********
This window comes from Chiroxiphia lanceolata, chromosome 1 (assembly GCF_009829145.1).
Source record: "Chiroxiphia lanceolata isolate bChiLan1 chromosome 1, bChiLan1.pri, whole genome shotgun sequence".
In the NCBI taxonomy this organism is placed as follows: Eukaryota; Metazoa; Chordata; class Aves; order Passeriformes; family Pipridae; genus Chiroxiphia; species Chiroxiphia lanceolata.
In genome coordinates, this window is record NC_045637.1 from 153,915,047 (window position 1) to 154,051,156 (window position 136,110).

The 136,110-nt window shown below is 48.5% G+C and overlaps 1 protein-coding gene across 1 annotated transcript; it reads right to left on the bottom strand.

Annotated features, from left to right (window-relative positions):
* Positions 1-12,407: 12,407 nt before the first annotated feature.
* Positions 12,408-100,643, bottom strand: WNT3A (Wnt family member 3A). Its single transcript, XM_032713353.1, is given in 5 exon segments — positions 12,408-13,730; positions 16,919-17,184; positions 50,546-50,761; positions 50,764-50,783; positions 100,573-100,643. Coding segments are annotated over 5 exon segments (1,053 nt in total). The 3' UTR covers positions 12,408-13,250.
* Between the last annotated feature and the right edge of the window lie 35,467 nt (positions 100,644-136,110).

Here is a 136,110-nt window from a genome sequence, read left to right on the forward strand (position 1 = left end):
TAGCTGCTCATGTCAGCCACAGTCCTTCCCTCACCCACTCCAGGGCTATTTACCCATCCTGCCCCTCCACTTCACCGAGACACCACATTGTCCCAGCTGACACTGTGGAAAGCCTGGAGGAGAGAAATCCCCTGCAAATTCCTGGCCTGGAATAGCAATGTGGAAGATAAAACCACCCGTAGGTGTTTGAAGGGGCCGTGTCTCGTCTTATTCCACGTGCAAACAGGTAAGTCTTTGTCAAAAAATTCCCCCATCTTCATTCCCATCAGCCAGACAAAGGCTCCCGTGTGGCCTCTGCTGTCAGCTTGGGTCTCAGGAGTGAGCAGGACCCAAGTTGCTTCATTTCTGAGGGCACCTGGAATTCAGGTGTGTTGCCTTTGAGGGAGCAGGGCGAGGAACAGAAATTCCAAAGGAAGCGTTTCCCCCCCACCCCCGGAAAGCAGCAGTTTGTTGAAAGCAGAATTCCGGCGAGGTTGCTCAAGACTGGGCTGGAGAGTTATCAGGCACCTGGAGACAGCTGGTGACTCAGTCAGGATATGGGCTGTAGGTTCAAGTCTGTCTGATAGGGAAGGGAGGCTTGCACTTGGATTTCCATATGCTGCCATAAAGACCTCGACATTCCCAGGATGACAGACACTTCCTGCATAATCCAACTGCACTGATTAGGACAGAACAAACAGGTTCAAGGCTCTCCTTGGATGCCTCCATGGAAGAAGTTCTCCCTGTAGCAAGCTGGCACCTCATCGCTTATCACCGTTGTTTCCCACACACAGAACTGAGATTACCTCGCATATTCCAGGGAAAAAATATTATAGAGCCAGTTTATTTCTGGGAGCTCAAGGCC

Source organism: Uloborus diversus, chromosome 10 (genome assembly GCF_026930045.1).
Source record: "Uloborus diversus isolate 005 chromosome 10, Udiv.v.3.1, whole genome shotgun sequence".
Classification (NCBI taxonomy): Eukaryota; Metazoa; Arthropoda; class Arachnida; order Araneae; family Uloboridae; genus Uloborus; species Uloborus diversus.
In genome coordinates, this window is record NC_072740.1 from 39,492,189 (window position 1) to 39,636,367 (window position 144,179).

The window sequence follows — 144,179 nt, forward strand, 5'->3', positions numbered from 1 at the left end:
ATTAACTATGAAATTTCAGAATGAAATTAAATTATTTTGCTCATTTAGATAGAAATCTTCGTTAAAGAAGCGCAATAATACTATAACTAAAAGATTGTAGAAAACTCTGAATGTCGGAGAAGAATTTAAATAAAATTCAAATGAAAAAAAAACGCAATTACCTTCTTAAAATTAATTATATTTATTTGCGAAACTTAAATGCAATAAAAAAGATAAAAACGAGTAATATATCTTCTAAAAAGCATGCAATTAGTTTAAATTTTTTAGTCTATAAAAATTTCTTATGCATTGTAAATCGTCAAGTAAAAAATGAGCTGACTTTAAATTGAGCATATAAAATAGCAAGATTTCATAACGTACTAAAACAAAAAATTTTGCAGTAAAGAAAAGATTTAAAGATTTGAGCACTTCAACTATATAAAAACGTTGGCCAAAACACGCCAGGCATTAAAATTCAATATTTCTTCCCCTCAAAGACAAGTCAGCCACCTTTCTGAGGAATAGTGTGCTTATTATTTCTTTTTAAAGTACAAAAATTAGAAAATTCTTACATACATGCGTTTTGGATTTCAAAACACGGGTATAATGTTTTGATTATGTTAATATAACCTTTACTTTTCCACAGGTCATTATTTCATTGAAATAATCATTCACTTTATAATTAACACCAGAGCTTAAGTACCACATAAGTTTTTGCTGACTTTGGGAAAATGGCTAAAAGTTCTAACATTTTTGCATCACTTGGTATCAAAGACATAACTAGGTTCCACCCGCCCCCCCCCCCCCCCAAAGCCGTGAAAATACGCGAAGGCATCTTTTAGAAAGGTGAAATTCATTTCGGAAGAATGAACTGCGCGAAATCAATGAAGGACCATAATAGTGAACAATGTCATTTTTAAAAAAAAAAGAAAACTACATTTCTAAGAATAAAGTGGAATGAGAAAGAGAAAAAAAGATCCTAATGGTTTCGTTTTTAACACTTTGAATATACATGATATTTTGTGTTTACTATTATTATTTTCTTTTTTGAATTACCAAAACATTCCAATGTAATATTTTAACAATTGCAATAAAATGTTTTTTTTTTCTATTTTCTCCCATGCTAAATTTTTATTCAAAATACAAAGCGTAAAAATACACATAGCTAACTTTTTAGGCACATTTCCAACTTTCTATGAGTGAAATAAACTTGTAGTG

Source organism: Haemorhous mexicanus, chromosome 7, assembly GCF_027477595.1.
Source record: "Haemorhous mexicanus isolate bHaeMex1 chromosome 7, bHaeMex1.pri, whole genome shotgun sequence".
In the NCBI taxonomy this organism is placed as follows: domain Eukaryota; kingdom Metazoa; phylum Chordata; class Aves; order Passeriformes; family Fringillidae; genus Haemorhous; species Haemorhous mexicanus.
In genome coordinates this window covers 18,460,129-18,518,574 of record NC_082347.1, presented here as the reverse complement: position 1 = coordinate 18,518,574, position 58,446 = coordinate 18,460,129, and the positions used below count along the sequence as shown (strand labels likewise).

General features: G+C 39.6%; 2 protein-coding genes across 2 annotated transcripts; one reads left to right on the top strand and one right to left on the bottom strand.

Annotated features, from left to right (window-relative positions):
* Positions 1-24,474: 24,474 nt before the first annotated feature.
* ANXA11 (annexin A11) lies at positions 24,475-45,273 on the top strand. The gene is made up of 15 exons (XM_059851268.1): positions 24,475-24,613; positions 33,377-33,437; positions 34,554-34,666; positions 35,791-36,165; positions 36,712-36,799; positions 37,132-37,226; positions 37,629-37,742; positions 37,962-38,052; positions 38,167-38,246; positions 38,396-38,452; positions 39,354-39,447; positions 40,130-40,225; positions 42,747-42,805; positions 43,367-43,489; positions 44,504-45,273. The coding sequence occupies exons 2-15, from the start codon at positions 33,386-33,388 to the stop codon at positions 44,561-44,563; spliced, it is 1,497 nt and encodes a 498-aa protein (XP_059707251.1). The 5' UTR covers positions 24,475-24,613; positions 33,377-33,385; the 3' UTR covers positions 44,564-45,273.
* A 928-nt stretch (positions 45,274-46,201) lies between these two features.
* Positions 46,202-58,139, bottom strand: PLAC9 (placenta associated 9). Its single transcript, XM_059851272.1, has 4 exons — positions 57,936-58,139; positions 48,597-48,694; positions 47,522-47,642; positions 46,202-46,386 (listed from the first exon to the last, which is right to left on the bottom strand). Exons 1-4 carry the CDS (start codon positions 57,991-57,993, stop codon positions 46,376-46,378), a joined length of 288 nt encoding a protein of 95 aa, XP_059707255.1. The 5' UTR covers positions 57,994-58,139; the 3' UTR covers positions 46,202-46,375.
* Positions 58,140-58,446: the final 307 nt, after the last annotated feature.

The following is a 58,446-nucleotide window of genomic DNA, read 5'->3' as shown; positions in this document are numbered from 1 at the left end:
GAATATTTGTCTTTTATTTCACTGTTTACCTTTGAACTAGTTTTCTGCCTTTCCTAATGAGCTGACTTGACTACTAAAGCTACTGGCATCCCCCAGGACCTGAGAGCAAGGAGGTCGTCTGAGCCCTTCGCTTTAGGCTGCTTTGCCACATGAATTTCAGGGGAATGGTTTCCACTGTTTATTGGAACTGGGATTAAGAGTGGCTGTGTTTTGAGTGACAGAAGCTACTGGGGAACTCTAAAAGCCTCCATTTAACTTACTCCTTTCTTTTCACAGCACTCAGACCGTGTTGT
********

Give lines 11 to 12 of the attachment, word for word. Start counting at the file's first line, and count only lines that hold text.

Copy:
TAGCTGCTCATGTCAGCCACAGTCCTTCCCTCACCCACTCCAGGGCTATTTACCCATCCTGCCCCTCCACTTCACCGAGACACCACATTGTCCCAGCTGACACTGTGGAAAGCCTGGAGGAGAGAAATCCCCTGCAAATTCCTGGCCTGGAATAGCAATGTGGAAGATAAAACCACCCGTAGGTGTTTGAAGGGGCCGTGTCTCGTCTTATTCCACGTGCAAACAGGTAAGTCTTTGTCAAAAAATTCCCCCATCTTCATTCCCATCAGCCAGACAAAGGCTCCCGTGTGGCCTCTGCTGTCAGCTTGGGTCTCAGGAGTGAGCAGGACCCAAGTTGCTTCATTTCTGAGGGCACCTGGAATTCAGGTGTGTTGCCTTTGAGGGAGCAGGGCGAGGAACAGAAATTCCAAAGGAAGCGTTTCCCCCCCACCCCCGGAAAGCAGCAGTTTGTTGAAAGCAGAATTCCGGCGAGGTTGCTCAAGACTGGGCTGGAGAGTTATCAGGCACCTGGAGACAGCTGGTGACTCAGTCAGGATATGGGCTGTAGGTTCAAGTCTGTCTGATAGGGAAGGGAGGCTTGCACTTGGATTTCCATATGCTGCCATAAAGACCTCGACATTCCCAGGATGACAGACACTTCCTGCATAATCCAACTGCACTGATTAGGACAGAACAAACAGGTTCAAGGCTCTCCTTGGATGCCTCCATGGAAGAAGTTCTCCCTGTAGCAAGCTGGCACCTCATCGCTTATCACCGTTGTTTCCCACACACAGAACTGAGATTACCTCGCATATTCCAGGGAAAAAATATTATAGAGCCAGTTTATTTCTGGGAGCTCAAGGCC

Source organism: Uloborus diversus, chromosome 10 (genome assembly GCF_026930045.1).